WASHINGTON - A key Senate committee chairman yesterday pledged to fight for continued federal funding for the $8.25 billion Superconducting Super Collider as scientists told lawmakers that completion of the facility is essential to a more complete understanding of the universe.

Opening a joint hearing of the Senate Energy and Natural Resources Committee and the Senate Appropriations energy and water development subcommittee, Sen. J. Bennett Johnson said the super collider project in Texas must be completed as part of the nation's effort to become more competitive internationally.

"Let us not kill this project in the name of a balanced budget," said Sen. Johnston, D-La., who is chairman of both the panels that met jointly yesterday. "The last things we should kill are basic science projects."

Sen. Johnston's appropriations subcommittee has not scheduled a date for a vote on super collider funding, but a congressional aide said the panel is unlikely to consider the matter until late this month.

If completed, the super collider will be a 54-mile circular tunnel in which proton beams will be sent in opposite directions, accelerated to close to the speed of light, and then smashed together. By studying what happens when the beams collide, scientists hope to better understand matter and the basic forces that govern the transformations of matter and energy.

The fate of the project was cast into doubt by the House of Representatives on June 17, when it voted to halt federal spending for the gigantic science experiment located just south of Dallas. The House has tried to slash funding for the project several times in recent years, but has been rebuffed each time by the Senate.

Many House members who voted to cut spending cited the nation's runaway deficit as their primary concern.

"We all want to send the message that we're fiscally responsible," Sen. Johnston said in an apparent reference to those concerns. But he said that cancellation of spending on the super collider and all other science projects would yield budgetary savings of just 1%.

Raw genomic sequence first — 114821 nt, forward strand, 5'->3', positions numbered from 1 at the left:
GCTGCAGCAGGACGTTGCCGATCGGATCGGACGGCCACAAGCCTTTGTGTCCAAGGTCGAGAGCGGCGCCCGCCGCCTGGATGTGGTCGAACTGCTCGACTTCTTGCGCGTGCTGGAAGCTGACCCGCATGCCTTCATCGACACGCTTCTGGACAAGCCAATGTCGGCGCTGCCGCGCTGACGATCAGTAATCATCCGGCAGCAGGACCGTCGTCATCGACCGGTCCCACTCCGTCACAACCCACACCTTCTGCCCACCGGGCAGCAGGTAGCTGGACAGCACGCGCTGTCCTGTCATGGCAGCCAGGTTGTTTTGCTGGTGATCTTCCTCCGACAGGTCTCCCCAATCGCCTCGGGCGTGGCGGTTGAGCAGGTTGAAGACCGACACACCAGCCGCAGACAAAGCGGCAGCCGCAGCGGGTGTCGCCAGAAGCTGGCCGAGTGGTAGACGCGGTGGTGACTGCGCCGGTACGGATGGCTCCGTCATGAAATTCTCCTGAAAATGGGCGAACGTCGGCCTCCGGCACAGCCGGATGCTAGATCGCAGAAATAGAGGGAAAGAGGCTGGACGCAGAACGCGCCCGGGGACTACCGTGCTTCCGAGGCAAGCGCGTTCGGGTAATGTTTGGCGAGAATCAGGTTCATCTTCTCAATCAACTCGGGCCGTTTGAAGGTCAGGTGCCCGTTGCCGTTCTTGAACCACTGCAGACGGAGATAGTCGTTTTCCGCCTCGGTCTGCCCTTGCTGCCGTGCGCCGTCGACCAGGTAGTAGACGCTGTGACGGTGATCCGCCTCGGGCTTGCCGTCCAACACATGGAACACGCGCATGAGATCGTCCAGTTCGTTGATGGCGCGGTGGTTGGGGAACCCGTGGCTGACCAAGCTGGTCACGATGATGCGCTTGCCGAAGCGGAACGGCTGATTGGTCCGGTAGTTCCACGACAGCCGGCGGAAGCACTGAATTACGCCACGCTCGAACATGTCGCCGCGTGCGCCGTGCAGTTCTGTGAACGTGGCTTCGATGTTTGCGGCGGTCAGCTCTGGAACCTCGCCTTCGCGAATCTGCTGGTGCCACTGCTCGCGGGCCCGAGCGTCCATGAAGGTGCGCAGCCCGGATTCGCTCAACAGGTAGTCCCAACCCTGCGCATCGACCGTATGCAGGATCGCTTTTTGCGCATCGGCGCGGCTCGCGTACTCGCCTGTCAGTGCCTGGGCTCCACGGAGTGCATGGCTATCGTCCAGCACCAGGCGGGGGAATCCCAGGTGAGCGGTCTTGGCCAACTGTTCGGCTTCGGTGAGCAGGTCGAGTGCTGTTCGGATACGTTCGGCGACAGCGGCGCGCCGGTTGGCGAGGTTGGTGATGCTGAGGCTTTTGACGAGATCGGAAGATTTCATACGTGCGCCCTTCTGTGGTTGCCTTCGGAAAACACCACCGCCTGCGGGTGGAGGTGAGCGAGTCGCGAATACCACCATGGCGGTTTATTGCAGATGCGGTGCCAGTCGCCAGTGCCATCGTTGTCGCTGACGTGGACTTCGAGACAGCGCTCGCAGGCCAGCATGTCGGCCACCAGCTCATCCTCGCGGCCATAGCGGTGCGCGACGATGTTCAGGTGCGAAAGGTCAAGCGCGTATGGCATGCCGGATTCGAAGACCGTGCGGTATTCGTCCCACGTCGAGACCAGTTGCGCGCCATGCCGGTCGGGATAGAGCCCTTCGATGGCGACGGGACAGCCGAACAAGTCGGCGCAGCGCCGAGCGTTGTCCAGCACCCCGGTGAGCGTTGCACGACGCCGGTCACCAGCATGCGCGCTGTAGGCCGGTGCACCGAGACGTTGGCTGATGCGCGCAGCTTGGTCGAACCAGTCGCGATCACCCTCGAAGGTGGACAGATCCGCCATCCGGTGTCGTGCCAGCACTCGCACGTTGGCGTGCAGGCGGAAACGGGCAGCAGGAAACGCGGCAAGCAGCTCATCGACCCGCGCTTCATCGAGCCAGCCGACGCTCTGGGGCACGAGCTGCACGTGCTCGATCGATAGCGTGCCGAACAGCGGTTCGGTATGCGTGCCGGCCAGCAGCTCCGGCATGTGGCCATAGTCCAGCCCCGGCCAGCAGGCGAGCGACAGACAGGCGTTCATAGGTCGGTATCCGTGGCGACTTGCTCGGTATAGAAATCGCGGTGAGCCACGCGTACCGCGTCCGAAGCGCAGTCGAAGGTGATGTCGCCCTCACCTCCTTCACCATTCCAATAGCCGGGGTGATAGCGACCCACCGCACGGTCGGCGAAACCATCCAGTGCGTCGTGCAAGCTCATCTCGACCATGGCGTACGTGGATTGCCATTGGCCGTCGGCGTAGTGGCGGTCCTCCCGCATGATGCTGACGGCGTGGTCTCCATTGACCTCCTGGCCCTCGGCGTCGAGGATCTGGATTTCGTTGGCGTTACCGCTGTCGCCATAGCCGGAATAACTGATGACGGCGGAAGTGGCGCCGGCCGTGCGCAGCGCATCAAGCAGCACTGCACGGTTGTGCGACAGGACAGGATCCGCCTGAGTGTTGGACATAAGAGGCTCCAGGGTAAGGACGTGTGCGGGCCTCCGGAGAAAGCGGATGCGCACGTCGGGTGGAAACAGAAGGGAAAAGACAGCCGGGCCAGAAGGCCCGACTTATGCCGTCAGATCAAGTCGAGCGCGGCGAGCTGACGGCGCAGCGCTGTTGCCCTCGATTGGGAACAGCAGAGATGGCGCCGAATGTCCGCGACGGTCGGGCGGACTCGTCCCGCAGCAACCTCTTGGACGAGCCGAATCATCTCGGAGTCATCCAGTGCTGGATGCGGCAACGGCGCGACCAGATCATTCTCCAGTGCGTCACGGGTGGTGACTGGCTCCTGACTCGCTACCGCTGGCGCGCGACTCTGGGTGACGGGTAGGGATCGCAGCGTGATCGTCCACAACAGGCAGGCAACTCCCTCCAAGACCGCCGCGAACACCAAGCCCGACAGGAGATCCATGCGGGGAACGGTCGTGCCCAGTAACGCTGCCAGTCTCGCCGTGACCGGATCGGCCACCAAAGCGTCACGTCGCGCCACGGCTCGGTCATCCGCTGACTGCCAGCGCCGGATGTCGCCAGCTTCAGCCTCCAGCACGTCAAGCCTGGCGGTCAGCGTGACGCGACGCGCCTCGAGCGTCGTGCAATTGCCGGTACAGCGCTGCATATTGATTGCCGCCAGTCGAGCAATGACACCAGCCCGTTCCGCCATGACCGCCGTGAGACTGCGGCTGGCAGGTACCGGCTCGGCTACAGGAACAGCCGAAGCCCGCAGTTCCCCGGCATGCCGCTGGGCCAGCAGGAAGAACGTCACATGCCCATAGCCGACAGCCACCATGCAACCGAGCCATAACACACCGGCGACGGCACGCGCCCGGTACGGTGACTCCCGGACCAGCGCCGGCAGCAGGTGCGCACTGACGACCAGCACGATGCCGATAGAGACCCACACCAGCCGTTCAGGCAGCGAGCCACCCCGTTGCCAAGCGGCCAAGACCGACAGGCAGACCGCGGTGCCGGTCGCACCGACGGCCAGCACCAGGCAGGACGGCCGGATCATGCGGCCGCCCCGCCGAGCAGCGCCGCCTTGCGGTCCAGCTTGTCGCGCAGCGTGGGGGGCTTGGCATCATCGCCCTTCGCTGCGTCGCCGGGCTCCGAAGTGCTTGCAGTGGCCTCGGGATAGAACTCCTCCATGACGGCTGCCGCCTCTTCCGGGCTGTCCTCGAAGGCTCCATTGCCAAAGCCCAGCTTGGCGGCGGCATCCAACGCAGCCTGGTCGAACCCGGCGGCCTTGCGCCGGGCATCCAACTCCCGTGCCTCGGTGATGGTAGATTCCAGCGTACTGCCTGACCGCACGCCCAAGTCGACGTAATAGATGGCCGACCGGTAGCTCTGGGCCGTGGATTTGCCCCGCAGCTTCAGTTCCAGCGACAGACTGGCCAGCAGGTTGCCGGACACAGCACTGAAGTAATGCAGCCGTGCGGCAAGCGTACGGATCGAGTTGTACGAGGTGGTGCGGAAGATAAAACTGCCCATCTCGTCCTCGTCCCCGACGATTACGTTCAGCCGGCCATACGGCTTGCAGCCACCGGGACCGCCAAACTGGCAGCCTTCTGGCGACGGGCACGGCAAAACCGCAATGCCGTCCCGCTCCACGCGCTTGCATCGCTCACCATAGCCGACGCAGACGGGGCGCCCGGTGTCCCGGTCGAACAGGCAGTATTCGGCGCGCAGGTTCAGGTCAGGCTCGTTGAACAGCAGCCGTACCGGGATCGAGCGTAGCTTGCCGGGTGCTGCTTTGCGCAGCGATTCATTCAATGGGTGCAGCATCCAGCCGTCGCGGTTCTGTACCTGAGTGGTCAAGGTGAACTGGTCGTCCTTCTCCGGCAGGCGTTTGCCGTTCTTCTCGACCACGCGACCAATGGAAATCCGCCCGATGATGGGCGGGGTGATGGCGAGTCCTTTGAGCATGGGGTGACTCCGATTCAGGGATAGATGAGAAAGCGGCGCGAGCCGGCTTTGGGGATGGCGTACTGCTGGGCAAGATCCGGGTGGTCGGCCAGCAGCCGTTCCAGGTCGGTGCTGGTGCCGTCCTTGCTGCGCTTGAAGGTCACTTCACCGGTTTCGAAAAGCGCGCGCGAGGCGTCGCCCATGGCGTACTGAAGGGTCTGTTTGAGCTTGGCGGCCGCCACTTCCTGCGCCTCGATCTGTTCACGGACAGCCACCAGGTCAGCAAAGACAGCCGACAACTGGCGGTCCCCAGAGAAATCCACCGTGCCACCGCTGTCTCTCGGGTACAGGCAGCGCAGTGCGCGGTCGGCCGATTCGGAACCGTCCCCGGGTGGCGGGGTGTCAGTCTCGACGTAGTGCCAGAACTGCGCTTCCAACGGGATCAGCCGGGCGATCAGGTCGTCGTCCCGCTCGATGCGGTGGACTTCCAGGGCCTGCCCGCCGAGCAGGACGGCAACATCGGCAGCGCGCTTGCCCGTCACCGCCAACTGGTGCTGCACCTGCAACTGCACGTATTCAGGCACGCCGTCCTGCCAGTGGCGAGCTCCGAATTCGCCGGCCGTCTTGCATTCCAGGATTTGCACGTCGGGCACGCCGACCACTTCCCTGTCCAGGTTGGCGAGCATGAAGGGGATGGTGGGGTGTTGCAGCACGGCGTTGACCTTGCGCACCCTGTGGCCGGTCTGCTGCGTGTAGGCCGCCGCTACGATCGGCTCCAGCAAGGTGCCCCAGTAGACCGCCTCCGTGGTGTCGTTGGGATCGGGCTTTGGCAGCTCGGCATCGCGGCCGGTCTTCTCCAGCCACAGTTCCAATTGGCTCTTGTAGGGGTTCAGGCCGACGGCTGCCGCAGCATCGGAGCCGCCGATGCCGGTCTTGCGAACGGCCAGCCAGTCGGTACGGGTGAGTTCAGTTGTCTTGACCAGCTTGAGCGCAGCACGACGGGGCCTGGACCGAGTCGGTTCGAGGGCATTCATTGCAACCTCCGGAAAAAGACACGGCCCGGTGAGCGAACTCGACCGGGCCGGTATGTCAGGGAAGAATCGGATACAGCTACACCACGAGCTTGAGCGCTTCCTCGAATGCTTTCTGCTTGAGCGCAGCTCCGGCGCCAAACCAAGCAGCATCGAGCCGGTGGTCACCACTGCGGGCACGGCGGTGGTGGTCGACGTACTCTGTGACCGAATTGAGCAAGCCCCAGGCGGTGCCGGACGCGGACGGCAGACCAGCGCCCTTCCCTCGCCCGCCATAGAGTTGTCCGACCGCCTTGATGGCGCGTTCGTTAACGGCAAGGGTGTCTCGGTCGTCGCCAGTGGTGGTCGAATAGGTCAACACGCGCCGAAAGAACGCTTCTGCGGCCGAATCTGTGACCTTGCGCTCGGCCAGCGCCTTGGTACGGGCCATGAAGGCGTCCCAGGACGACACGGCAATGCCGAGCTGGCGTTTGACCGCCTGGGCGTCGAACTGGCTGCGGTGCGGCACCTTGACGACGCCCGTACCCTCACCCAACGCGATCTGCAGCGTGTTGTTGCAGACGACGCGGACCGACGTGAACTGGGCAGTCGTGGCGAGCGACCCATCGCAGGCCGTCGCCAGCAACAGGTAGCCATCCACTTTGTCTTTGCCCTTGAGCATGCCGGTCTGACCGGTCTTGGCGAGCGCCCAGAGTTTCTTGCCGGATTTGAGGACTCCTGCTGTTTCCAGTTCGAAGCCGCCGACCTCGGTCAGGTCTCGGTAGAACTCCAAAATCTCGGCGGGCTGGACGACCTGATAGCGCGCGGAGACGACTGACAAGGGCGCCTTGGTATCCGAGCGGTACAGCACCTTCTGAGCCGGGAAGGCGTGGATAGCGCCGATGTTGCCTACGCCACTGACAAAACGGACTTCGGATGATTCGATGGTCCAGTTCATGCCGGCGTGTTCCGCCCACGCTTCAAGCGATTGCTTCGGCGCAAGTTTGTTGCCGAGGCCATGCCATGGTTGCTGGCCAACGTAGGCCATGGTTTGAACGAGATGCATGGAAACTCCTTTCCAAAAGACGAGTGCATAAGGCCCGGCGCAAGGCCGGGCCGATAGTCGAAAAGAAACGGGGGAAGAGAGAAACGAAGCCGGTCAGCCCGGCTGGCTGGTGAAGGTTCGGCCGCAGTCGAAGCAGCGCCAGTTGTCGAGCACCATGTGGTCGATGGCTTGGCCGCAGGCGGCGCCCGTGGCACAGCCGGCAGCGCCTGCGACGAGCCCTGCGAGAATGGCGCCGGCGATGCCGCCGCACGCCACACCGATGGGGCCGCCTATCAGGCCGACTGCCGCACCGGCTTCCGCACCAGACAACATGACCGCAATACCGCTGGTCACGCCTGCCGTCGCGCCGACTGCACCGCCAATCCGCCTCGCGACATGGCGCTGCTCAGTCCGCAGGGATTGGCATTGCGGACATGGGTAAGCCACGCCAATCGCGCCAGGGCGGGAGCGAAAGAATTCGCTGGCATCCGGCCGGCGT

According to Sen. Johnston, the main budgetary forces behind the government's ballooning deficit are entitlement programs, which he said make up at least 60% of the federal budget.

Sen. Pete Domenici, R-N.M., said the United States "cannot afford to say that we cannot afford this project." He said he supports funding for the project even though New Mexico could suffer financially. He explained that his state is home to two national research laboratories, and that money used to fund the super collider could not also be funneled to those labs.

"But this is important," he said of the super collider. "It would absolutely be a bum rap for America to say we cannot afford this."

Sen. Domenici also took aim at entitlement programs, saying that limiting growth in such programs as Medicaid to the level of inflation could yield $700 billion in savings over a 10-year period.

Assuming that federal funding for the project is restored by the Senate, the super collider's $8.249 billion price tag will be paid for by the federal government, the state of Texas, and interested foreign governments. However, though foreign governments had been solicited to shoulder several billions of dollars of the cost, interest has been scant.

Texas is financing its $1 billion stake in the project through the issuance of bonds. Of that amount, $500 million of debt already is outstanding. Super collider officials have said that $212 million of unspent bond proceeds will be held until Congress resolves the issue of federal funding, for use in case the bonds must be called.

While a number of senators yesterday spoke in favor of continuing federal funding for the project, Sen. Dale Bumpers D-Ark., said the super collider, while desirable, is not a priority program.

While lawmakers battled over the budgetary propriety of funding the project, scientists told senators that super collider research will yield immeasurable benefits.

Leon M. Lederman, director emeritus at the Fermi National Accelerator Laboratory in Batavia, Ill., said the project inevitably will give rise to inventions, which in turn will provide direct returns to the U.S. Treasury through new tax revenues. "But that's a crazy reason to build" the super collider, he said. "We should build it because we are thinking beings."

Though the outcome of the funding debate is uncertain, Sen. Lloyd Bentsen, D-Tex., toured the super collider site Monday and said there is a better than 50% chance the Senate will be successful in restoring super collider funds.

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